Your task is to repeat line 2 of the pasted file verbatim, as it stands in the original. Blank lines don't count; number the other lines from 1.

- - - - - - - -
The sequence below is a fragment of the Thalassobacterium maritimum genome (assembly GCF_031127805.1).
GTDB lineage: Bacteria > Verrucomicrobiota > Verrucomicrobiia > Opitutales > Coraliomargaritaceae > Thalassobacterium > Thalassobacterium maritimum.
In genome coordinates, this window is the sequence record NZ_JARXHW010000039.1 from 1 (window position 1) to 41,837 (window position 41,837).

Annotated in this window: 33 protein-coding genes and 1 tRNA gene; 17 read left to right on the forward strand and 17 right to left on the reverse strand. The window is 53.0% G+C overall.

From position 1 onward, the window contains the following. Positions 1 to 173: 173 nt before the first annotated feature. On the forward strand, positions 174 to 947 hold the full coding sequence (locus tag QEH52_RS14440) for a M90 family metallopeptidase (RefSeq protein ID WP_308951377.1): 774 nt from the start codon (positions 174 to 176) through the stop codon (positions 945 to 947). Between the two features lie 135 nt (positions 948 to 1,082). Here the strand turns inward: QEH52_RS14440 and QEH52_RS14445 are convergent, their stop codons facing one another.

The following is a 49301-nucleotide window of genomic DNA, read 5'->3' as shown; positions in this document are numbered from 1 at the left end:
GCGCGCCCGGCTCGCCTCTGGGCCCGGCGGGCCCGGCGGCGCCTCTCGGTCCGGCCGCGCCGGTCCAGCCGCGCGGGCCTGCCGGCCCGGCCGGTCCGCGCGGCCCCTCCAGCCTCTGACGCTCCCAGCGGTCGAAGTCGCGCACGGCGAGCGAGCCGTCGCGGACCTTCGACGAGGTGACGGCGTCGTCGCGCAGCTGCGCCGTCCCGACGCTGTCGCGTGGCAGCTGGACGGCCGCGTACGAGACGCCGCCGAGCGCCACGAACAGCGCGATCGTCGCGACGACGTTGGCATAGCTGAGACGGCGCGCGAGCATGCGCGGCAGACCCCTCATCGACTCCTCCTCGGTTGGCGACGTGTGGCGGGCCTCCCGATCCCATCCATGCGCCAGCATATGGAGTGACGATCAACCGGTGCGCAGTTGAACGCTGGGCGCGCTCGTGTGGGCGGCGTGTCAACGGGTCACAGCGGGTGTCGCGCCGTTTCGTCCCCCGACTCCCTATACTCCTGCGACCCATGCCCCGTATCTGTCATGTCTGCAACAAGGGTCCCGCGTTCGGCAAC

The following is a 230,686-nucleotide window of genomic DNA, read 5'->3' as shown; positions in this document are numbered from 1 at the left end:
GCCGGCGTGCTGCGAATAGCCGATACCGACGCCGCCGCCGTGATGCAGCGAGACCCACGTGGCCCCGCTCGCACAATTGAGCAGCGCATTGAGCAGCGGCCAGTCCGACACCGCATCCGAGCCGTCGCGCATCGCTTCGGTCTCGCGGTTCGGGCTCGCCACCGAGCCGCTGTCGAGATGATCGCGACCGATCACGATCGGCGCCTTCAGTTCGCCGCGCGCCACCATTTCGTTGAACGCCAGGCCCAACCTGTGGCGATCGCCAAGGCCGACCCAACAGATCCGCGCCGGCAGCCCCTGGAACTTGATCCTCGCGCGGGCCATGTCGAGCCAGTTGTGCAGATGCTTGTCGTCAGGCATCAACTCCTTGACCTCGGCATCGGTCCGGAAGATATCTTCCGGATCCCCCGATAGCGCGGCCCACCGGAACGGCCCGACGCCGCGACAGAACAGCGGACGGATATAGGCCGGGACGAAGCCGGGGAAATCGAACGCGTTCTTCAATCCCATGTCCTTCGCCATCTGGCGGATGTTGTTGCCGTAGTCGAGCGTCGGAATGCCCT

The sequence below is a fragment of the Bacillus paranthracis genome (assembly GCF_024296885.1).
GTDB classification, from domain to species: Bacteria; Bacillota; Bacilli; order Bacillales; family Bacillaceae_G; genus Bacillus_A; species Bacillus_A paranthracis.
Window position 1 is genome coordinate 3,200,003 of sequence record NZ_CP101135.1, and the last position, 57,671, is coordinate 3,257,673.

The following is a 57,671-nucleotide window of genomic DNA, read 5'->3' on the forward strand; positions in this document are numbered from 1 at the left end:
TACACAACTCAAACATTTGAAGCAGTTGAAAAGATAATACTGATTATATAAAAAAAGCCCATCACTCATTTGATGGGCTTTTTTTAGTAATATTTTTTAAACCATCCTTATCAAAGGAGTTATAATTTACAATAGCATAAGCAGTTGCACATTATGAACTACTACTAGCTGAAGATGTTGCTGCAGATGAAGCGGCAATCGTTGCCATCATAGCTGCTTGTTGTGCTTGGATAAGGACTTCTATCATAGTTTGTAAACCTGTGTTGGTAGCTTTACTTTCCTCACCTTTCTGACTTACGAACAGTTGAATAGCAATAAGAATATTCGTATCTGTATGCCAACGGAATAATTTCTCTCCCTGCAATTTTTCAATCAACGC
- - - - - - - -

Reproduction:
GTDB lineage: Bacteria > Verrucomicrobiota > Verrucomicrobiia > Opitutales > Coraliomargaritaceae > Thalassobacterium > Thalassobacterium maritimum.